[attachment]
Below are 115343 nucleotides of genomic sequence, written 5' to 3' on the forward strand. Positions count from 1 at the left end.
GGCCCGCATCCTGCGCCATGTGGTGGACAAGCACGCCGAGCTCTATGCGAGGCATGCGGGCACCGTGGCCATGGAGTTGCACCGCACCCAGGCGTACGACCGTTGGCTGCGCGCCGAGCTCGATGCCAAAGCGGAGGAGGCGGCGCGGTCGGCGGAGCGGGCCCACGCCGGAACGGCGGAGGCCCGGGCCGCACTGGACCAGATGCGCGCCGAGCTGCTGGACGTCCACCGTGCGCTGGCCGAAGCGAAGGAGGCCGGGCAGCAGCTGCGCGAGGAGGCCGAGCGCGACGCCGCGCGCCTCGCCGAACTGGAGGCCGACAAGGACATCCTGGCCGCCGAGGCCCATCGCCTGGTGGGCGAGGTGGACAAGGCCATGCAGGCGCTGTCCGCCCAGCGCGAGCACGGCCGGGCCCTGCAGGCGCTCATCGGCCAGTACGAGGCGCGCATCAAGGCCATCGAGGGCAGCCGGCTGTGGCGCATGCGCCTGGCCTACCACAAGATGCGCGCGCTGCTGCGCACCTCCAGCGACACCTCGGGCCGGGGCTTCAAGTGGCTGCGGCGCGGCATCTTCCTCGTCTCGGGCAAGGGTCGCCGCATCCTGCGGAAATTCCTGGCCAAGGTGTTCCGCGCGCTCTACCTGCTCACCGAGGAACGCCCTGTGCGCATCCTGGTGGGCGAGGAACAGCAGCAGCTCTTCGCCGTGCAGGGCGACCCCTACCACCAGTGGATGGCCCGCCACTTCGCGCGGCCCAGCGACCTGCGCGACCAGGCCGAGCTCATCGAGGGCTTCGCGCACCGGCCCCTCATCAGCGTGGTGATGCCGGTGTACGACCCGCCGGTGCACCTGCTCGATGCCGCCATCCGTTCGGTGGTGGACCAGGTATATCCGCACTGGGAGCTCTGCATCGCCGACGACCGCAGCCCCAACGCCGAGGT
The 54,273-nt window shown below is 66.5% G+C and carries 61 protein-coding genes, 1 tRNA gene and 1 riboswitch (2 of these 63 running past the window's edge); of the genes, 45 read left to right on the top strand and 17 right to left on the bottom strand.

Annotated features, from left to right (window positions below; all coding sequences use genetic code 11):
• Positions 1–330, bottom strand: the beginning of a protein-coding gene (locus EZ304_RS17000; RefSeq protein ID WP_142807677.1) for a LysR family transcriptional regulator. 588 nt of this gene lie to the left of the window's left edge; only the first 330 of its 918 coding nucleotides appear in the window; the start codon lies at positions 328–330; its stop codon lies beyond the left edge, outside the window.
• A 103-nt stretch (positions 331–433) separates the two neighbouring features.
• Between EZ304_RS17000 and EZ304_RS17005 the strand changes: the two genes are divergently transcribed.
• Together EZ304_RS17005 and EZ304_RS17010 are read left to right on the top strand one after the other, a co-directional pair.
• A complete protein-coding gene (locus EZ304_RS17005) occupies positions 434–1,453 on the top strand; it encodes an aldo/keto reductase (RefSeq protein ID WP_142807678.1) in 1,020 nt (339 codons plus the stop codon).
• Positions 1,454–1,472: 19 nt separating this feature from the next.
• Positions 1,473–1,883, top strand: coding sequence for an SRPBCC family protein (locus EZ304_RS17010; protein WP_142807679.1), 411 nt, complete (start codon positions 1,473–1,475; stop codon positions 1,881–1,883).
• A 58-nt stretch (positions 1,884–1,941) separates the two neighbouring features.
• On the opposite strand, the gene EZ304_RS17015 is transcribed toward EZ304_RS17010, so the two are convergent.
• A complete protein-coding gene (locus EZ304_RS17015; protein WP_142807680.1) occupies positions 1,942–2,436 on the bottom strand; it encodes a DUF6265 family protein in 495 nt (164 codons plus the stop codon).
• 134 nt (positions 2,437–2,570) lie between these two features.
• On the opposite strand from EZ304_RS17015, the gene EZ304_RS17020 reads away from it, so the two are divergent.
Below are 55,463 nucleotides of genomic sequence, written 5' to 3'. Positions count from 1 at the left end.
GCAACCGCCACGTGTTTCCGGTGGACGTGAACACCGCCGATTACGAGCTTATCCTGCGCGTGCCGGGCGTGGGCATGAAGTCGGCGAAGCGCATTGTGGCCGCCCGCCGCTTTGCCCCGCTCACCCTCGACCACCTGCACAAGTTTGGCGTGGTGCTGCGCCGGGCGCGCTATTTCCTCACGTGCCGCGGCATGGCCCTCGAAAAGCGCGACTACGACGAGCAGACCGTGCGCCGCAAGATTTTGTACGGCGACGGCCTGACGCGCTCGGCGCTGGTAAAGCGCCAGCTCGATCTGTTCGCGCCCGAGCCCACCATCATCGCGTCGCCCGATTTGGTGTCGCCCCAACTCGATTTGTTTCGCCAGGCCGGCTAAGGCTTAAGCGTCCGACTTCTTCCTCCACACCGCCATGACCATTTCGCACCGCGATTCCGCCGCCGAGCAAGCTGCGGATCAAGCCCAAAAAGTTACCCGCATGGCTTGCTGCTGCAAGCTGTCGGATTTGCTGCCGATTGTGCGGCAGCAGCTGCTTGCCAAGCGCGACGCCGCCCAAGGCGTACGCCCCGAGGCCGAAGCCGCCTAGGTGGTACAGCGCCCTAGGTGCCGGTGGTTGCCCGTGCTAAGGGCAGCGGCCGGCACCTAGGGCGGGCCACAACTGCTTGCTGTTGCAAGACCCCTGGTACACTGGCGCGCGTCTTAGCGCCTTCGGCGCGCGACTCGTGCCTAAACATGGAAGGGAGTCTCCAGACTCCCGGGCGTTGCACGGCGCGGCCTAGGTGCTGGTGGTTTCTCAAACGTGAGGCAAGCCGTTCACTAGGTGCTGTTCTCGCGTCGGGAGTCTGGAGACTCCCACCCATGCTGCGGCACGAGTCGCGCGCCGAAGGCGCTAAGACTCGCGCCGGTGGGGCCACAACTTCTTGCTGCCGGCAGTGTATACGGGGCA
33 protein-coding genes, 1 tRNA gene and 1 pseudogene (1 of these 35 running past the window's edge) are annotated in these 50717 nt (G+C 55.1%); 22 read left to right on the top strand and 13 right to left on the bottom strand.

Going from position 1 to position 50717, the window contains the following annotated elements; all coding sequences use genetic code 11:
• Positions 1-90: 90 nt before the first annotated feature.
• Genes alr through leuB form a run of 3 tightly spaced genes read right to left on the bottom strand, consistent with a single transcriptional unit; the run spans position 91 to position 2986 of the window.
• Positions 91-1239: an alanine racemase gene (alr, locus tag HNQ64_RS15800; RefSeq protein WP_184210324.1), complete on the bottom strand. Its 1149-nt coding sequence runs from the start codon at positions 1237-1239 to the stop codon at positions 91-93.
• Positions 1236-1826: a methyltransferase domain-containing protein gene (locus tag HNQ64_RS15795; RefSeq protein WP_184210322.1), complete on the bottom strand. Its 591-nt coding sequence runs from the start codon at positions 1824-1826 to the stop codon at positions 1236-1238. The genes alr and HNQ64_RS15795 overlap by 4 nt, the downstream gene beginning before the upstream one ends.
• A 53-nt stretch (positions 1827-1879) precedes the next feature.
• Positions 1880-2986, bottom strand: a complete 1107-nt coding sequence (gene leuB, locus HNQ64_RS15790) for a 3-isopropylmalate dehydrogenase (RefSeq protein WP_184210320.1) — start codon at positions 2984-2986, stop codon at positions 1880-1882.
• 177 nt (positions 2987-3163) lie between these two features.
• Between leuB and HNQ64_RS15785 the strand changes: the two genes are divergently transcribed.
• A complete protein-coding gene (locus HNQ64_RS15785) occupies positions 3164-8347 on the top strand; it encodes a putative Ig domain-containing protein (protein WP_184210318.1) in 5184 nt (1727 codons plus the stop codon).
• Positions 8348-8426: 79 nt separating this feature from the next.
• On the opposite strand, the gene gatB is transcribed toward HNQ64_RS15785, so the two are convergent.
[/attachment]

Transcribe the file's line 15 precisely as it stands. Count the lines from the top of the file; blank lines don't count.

• 134 nt (positions 2,437–2,570) lie between these two features.